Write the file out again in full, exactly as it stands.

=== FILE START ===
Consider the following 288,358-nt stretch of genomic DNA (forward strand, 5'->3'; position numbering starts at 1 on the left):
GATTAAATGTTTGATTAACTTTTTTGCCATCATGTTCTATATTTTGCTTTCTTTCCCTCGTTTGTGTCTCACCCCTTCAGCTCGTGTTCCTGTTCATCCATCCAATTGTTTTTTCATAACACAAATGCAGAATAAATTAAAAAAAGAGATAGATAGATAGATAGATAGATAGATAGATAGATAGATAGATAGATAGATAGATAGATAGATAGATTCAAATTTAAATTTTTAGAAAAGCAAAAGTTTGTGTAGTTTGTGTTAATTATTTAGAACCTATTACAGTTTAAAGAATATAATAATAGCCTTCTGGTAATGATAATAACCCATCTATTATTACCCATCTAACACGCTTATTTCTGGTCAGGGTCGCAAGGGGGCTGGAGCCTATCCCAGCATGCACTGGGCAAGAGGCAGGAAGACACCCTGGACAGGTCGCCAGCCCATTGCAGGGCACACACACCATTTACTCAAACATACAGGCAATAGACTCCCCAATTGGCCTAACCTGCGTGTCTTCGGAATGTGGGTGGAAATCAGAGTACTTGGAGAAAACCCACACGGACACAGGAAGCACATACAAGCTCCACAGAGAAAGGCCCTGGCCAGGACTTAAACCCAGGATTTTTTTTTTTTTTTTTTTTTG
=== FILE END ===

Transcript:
Consider the following 288,358-nt stretch of genomic DNA (forward strand, 5'->3'; position numbering starts at 1 on the left):
GATTAAATGTTTGATTAACTTTTTTGCCATCATGTTCTATATTTTGCTTTCTTTCCCTCGTTTGTGTCTCACCCCTTCAGCTCGTGTTCCTGTTCATCCATCCAATTGTTTTTTCATAACACAAATGCAGAATAAATTAAAAAAAGAGATAGATAGATAGATAGATAGATAGATAGATAGATAGATAGATAGATAGATAGATAGATAGATAGATTCAAATTTAAATTTTTAGAAAAGCAAAAGTTTGTGTAGTTTGTGTTAATTATTTAGAACCTATTACAGTTTAAAGAATATAATAATAGCCTTCTGGTAATGATAATAACCCATCTATTATTACCCATCTAACACGCTTATTTCTGGTCAGGGTCGCAAGGGGGCTGGAGCCTATCCCAGCATGCACTGGGCAAGAGGCAGGAAGACACCCTGGACAGGTCGCCAGCCCATTGCAGGGCACACACACCATTTACTCAAACATACAGGCAATAGACTCCCCAATTGGCCTAACCTGCGTGTCTTCGGAATGTGGGTGGAAATCAGAGTACTTGGAGAAAACCCACACGGACACAGGAAGCACATACAAGCTCCACAGAGAAAGGCCCTGGCCAGGACTTAAACCCAGGATTTTTTTTTTTTTTTTTTTTTG